Reading this article this morning, originally printed in Deadstate.org, made me think of how wonderful it would be for those of us who have a love for all things photographic, to have the freedom and courage to simply walk up to any subject head on and do what we love to do most – Interact, fully engaged, with the group of people or person that drew our creative attention in their direction in the first place. Face to face. Not from around a corner or hidden behind a tree. Not from a safe spot, hidden in the middle of some shrubbery. Not from the subject’s backside (good grief, how boring!!) And, most definitely not while pretending to take a picture of something over the subjects shoulder. I mean, c’mon people! – I think everyone is on to that tactic.
I’ve gone through several steps of uncomfortable growth to get to the point I am now in my (very) amateur photography hobby. I’m still not completely where I want to be in learning to just *go for the shot.* I tend to end up feeling squeamishly uncomfortable and as tho I’ve somehow invaded someone’s invisible bubble of privacy. But I’m getting there. One day I hope to feel comfortable enough to walk up to anyone, anywhere and take the shot. I just might end up with some amazing captures like these!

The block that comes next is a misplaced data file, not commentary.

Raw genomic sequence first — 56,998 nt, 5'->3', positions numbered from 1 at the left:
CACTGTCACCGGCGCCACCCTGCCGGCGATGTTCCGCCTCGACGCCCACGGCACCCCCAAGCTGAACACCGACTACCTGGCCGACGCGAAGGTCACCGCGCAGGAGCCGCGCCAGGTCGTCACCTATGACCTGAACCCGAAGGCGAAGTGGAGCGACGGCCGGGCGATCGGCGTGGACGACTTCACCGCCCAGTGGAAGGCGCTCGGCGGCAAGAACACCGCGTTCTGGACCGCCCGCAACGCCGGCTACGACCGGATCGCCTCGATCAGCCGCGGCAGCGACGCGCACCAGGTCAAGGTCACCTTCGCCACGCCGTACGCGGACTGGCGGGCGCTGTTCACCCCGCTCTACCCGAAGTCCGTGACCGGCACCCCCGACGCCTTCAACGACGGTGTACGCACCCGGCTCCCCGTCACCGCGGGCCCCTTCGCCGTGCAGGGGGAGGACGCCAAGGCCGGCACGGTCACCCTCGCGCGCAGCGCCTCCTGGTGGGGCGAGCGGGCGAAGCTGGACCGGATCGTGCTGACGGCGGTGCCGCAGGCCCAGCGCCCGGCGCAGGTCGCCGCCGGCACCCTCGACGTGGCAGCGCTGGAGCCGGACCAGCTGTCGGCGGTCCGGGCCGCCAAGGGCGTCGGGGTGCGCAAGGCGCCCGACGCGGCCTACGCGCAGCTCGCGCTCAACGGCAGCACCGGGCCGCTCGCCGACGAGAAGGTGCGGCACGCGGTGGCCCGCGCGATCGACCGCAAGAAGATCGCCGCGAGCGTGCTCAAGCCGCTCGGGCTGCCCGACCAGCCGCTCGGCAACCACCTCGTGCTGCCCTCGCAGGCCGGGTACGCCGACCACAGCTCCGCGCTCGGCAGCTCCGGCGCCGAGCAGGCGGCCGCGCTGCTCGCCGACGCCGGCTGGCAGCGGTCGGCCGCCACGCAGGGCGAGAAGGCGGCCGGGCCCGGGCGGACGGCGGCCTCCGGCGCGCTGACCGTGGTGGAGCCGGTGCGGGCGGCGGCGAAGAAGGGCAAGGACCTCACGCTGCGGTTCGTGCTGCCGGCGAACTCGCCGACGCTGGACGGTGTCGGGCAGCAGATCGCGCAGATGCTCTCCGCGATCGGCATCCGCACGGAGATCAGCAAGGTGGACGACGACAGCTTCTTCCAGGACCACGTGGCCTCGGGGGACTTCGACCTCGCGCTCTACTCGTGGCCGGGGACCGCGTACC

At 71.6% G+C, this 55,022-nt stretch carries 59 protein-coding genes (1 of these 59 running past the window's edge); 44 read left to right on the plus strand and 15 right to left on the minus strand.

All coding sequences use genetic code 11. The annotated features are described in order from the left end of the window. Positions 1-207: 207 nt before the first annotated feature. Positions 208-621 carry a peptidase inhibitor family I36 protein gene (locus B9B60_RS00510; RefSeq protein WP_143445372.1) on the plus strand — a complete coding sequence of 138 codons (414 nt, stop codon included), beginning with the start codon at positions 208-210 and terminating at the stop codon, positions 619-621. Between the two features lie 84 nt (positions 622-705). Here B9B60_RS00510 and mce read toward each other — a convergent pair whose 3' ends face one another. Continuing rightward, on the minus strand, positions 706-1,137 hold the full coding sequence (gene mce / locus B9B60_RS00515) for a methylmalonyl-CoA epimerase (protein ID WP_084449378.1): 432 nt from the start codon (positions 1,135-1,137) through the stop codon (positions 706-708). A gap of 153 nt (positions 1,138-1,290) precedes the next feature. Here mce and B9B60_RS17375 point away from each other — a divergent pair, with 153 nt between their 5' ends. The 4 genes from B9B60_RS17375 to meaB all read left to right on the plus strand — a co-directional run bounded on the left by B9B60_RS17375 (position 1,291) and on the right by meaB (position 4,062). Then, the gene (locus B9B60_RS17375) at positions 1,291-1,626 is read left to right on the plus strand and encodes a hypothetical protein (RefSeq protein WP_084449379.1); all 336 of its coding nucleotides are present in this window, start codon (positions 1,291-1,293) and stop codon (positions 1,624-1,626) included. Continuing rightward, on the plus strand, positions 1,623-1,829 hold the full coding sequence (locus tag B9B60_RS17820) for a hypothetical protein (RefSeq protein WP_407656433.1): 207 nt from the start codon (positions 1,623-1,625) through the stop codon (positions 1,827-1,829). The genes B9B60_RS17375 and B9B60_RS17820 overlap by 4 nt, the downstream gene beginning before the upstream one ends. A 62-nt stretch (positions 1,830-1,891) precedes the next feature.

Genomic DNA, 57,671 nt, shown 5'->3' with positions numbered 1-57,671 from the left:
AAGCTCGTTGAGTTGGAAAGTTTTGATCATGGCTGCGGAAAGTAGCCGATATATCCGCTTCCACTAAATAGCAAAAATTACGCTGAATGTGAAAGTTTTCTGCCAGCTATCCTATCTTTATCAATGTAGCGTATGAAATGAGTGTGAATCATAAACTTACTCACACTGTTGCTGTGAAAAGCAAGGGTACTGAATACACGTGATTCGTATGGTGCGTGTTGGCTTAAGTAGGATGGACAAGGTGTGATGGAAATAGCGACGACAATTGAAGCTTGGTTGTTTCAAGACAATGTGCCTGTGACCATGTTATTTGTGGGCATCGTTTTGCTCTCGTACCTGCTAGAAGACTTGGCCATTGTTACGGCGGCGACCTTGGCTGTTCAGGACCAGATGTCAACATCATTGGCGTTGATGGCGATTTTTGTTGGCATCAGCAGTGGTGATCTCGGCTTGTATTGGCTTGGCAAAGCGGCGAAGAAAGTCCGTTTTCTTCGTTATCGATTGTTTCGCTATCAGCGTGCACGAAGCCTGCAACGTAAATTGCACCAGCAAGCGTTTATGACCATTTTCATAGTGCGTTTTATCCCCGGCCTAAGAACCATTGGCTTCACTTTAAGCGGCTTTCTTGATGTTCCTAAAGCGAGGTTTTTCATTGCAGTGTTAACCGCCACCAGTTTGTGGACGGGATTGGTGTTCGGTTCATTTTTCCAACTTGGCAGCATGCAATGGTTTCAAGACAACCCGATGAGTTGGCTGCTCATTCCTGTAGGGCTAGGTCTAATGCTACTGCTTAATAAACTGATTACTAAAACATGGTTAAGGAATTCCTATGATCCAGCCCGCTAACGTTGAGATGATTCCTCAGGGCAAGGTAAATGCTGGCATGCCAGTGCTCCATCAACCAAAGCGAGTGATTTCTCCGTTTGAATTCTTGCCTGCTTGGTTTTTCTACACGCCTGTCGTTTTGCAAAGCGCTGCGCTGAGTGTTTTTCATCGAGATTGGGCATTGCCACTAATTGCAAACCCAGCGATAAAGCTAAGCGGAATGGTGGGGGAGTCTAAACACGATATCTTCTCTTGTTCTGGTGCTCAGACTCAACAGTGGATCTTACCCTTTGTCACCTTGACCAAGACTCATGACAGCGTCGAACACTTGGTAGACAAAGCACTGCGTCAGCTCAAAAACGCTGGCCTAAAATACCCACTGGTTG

In 1974 a photographer met two mimes, only years later realizes who one of them was
Back in 1974, photographer Daniel Sorine came across two mimes in New York City’s Central Park. Something about them caught his eye, and he immediately began to snap pictures.
Years later, Sorine realized that one of the mimes was a then-unknown Robin Williams and the other was author Todd Oppenheimer.
“What attracted me to Robin Williams and his fellow mime, Todd Oppenheimer, was an unusual amount of intensity, personality and physical fluidity. When I approached them with my Pentax Spotmatic they allowed me to invite them into my camera instead of me having to chase after them.”
take a look:
It’s hard to know if these amazing shots of a young Robin Williams were captured because the photographer was confidant enough to simply walk up to his subject and shoot the picture or if it was simply a matter of Robin’s big personality, generosity and love of attention. But, I do know, that you have to step out from behind the bushes.